·        Redemption of shares purchased with reinvested dividends or capital gain distributions.

·        Shares transferred from one retirement plan to another in the same Fund.

·        Shares redeemed as part of a retirement plan termination or restructuring.

·        Redemption of shares of a Fund held as a default investment option in a retire ment plan.

·        Exchange or redemption transactions by an account that the Fund or its Transfer Agent reasonably believes is maintained in an omnibus account by a service provider that does not have the systematic capability of assessing the redemption fee at the individual or participant account level. For this purpose, an omnibus account is a Fund account where the ownership of, or interest in, Fund shares by more than one individual or participant is held through the account and the subaccounting for such Fund account is done by the service provider, not the Fund’s Transfer Agent.

In order to determine your eligibility for a redemption fee waiver, it may be necessary to notify your broker/dealer or the Fund of the qualifying circumstances and to provide any applicable supporting documentation.

For shares held through an intermediary in an omnibus account, Calvert relies on the intermediary to assess any applicable redemption fee on underlying shareholder accounts. There are no assurances that intermediaries will properly assess the fee.

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OTHER CALVERT FEATURES / POLICIES

Website

For 24-hour performance information, visit www.calvert.com.

You can obtain account information and authorize certain transactions with the convenience of logging on to www.calvert.com (Class A and C only).

The information on our website is not incorporated by reference into this prospectus; our website address is included as an inactive textual reference only.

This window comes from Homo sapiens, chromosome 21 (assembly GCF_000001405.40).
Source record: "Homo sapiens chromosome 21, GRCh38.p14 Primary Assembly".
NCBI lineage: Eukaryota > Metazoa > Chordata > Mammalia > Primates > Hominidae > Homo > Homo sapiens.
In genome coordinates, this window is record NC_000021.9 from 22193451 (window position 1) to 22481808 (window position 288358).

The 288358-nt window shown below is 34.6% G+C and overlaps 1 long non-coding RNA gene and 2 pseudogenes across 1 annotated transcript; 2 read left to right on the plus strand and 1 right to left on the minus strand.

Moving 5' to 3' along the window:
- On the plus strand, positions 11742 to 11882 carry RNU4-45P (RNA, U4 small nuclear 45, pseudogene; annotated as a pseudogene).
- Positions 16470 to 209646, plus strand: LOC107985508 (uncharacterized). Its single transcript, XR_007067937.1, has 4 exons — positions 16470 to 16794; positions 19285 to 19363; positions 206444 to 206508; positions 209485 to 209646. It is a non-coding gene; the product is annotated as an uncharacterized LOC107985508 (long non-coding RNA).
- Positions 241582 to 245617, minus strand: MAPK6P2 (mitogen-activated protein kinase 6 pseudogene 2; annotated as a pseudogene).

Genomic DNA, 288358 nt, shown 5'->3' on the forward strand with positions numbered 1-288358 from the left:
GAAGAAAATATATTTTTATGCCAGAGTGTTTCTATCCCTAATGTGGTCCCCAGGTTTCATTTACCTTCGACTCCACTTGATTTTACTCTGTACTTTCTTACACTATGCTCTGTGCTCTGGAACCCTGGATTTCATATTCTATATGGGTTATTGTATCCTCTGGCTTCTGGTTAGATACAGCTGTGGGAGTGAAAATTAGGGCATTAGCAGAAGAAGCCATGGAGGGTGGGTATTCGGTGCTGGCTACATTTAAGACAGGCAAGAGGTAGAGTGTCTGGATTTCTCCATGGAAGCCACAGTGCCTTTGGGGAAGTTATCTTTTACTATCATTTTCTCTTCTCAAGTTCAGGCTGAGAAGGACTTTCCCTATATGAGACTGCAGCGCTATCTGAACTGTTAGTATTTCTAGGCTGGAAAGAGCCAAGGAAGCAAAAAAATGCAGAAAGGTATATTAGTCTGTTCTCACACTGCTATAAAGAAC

Account Services (Class A and C Shares)

By signing up for services when completing an application to open your Class A or Class C account, you avoid having to obtain a signature guarantee. If you wish to add services at a later date t o an existing account, the Fund requires a signature guarantee to verify your signature. You may obtain a signature guara ntee from any bank, trust company and savings and loan association, credit union, broker-dealer firm or member of a domestic stock exchange. A notary public cannot provide a signature guarantee.

ACH Funds Transfer (Class A and C Shares)

You may purchase Class A or Class C shares or sell Class A or Class C shares by ACH funds transfer without the time delay of mailing a check or the added expense of a wire. Use this service to transfer up to $300,000 electronically. Allow one or two business days after you place your request for the transfer to take place. Money transferred to purchase new Class A or Class C shares will be subject to a hold of up to 10 business days before any subsequent redemption requests for those shares are honored. Transaction requests must be received by 4 p.m. ET. You may request this service on your initial account application. ACH funds transfer transactions returned for insufficient funds will incur a $25 charge.

Telephone Transactions (Class A and C Shares)